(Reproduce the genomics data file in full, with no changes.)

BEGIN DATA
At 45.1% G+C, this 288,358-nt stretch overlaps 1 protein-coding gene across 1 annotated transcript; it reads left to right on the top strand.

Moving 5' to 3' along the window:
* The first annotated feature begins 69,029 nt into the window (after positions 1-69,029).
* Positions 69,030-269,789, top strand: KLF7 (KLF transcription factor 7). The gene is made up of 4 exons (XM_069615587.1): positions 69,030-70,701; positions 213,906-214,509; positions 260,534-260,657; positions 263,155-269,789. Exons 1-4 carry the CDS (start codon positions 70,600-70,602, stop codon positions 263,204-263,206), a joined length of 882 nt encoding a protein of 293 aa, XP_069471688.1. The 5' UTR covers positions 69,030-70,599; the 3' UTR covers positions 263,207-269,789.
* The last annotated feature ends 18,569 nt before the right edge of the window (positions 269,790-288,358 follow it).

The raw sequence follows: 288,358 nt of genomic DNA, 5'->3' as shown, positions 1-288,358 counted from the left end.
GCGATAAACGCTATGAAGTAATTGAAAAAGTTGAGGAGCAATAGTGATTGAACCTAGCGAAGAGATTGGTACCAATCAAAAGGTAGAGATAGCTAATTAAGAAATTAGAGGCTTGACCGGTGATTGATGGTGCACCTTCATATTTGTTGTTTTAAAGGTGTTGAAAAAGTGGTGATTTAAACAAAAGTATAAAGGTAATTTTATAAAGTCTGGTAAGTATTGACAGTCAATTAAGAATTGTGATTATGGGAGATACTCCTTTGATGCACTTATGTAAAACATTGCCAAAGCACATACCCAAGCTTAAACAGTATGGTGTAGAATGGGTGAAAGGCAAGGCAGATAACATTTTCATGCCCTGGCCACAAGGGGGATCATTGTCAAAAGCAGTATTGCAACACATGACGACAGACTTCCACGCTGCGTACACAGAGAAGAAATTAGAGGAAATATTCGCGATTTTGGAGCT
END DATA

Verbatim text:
At 45.1% G+C, this 288,358-nt stretch overlaps 1 protein-coding gene across 1 annotated transcript; it reads left to right on the top strand.

Moving 5' to 3' along the window:
* The first annotated feature begins 69,029 nt into the window (after positions 1-69,029).
* Positions 69,030-269,789, top strand: KLF7 (KLF transcription factor 7). The gene is made up of 4 exons (XM_069615587.1): positions 69,030-70,701; positions 213,906-214,509; positions 260,534-260,657; positions 263,155-269,789. Exons 1-4 carry the CDS (start codon positions 70,600-70,602, stop codon positions 263,204-263,206), a joined length of 882 nt encoding a protein of 293 aa, XP_069471688.1. The 5' UTR covers positions 69,030-70,599; the 3' UTR covers positions 263,207-269,789.
* The last annotated feature ends 18,569 nt before the right edge of the window (positions 269,790-288,358 follow it).

The raw sequence follows: 288,358 nt of genomic DNA, 5'->3' as shown, positions 1-288,358 counted from the left end.
GCGATAAACGCTATGAAGTAATTGAAAAAGTTGAGGAGCAATAGTGATTGAACCTAGCGAAGAGATTGGTACCAATCAAAAGGTAGAGATAGCTAATTAAGAAATTAGAGGCTTGACCGGTGATTGATGGTGCACCTTCATATTTGTTGTTTTAAAGGTGTTGAAAAAGTGGTGATTTAAACAAAAGTATAAAGGTAATTTTATAAAGTCTGGTAAGTATTGACAGTCAATTAAGAATTGTGATTATGGGAGATACTCCTTTGATGCACTTATGTAAAACATTGCCAAAGCACATACCCAAGCTTAAACAGTATGGTGTAGAATGGGTGAAAGGCAAGGCAGATAACATTTTCATGCCCTGGCCACAAGGGGGATCATTGTCAAAAGCAGTATTGCAACACATGACGACAGACTTCCACGCTGCGTACACAGAGAAGAAATTAGAGGAAATATTCGCGATTTTGGAGCT